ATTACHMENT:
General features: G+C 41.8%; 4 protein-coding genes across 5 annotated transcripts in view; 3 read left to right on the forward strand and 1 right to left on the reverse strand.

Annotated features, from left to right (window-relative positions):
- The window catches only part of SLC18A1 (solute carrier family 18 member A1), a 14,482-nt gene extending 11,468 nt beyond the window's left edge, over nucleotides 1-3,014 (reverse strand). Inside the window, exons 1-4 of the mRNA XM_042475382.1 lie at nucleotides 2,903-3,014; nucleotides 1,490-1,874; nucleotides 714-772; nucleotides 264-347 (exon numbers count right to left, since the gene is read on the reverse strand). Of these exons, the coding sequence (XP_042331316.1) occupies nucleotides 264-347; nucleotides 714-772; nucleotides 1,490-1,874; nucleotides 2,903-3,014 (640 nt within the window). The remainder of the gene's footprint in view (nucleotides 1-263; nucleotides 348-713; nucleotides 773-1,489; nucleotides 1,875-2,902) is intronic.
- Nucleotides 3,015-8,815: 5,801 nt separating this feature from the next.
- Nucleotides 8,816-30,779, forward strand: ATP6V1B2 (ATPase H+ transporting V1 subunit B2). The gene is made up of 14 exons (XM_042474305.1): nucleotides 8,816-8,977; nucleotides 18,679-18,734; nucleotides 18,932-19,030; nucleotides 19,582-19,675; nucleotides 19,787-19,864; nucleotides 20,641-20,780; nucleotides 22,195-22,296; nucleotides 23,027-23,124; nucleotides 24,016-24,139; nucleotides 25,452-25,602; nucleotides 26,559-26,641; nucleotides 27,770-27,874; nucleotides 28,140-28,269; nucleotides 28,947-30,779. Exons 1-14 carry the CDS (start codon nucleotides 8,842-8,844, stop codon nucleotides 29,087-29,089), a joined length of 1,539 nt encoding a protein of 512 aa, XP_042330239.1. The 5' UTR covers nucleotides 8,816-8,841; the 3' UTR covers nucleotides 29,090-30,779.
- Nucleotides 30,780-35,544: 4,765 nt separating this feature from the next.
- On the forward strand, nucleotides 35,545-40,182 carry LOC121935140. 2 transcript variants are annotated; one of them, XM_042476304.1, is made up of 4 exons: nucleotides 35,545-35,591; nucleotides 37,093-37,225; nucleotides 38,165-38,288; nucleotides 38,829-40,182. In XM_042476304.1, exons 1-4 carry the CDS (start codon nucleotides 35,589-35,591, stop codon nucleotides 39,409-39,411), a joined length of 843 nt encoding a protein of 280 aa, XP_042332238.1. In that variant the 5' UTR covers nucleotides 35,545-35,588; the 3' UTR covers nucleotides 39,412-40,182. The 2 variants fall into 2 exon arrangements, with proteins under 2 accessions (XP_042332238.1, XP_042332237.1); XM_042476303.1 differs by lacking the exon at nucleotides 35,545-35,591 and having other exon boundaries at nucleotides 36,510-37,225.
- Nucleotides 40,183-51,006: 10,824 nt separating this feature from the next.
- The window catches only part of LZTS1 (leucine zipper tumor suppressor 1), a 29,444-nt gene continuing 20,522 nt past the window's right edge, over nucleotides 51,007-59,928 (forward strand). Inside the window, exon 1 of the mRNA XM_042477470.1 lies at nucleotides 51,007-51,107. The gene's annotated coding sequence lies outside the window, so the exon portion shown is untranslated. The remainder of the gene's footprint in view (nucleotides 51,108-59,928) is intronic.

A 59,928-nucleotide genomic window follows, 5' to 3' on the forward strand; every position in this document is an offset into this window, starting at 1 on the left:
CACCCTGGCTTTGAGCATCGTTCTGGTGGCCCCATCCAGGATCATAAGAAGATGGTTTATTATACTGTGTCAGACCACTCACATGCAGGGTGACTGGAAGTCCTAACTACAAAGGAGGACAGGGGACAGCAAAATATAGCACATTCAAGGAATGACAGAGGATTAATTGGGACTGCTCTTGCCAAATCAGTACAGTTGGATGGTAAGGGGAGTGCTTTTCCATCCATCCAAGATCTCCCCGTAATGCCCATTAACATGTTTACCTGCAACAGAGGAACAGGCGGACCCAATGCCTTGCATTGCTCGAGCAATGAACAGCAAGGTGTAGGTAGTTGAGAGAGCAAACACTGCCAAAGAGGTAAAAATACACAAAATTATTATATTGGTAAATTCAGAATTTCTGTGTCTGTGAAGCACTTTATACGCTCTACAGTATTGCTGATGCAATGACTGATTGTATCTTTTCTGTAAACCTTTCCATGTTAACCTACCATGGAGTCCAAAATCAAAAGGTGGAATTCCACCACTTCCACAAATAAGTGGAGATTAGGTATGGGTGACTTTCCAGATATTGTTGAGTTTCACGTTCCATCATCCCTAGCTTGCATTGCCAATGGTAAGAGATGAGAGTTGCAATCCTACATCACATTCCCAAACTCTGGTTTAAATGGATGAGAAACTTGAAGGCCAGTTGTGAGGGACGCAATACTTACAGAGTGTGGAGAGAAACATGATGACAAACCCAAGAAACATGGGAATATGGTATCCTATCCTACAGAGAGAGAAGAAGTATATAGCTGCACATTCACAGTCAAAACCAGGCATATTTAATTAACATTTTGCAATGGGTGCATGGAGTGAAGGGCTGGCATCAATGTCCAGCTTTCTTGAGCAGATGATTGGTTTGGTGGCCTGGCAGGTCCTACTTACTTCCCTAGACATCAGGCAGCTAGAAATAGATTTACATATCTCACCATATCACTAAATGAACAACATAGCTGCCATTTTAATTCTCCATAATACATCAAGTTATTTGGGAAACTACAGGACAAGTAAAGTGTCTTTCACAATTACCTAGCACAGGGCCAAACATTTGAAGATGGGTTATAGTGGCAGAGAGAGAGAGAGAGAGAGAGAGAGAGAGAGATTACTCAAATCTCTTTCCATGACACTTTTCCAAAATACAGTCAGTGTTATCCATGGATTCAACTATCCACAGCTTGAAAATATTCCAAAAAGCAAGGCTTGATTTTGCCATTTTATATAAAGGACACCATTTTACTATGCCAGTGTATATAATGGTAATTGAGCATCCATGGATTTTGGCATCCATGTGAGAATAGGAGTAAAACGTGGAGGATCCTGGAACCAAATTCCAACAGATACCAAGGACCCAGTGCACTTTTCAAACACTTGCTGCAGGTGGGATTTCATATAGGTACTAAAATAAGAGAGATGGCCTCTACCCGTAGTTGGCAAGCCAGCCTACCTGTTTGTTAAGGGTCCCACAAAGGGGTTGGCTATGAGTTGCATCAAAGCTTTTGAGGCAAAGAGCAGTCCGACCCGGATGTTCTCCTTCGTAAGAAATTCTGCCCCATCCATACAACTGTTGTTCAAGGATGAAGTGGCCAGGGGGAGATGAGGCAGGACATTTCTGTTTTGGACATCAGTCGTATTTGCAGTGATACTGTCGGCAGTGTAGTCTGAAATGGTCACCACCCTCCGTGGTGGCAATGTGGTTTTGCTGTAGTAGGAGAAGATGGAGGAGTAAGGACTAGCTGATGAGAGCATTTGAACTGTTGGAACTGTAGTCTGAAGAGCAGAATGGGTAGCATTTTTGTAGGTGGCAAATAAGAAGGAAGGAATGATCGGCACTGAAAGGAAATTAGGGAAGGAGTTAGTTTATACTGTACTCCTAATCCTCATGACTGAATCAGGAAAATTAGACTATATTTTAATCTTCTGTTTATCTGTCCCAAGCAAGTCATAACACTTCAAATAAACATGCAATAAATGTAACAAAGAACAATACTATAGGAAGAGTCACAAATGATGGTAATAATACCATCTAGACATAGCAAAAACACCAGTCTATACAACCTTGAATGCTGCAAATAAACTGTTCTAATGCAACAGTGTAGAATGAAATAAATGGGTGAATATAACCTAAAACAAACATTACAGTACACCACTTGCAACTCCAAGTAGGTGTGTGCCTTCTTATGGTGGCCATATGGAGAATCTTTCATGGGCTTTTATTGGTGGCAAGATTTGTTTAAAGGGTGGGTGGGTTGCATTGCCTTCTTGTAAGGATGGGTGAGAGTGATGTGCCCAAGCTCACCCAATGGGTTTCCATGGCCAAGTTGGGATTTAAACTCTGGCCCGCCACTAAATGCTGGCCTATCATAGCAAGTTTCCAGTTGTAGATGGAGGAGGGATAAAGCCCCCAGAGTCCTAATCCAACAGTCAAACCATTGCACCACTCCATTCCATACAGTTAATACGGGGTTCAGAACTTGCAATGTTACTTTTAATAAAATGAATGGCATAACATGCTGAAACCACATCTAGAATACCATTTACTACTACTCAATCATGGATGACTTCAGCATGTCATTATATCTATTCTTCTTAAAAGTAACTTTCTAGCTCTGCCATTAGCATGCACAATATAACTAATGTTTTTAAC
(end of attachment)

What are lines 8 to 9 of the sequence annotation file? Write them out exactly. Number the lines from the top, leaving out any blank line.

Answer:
- Nucleotides 40,183-51,006: 10,824 nt separating this feature from the next.
- The window catches only part of LZTS1 (leucine zipper tumor suppressor 1), a 29,444-nt gene continuing 20,522 nt past the window's right edge, over nucleotides 51,007-59,928 (forward strand). Inside the window, exon 1 of the mRNA XM_042477470.1 lies at nucleotides 51,007-51,107. The gene's annotated coding sequence lies outside the window, so the exon portion shown is untranslated. The remainder of the gene's footprint in view (nucleotides 51,108-59,928) is intronic.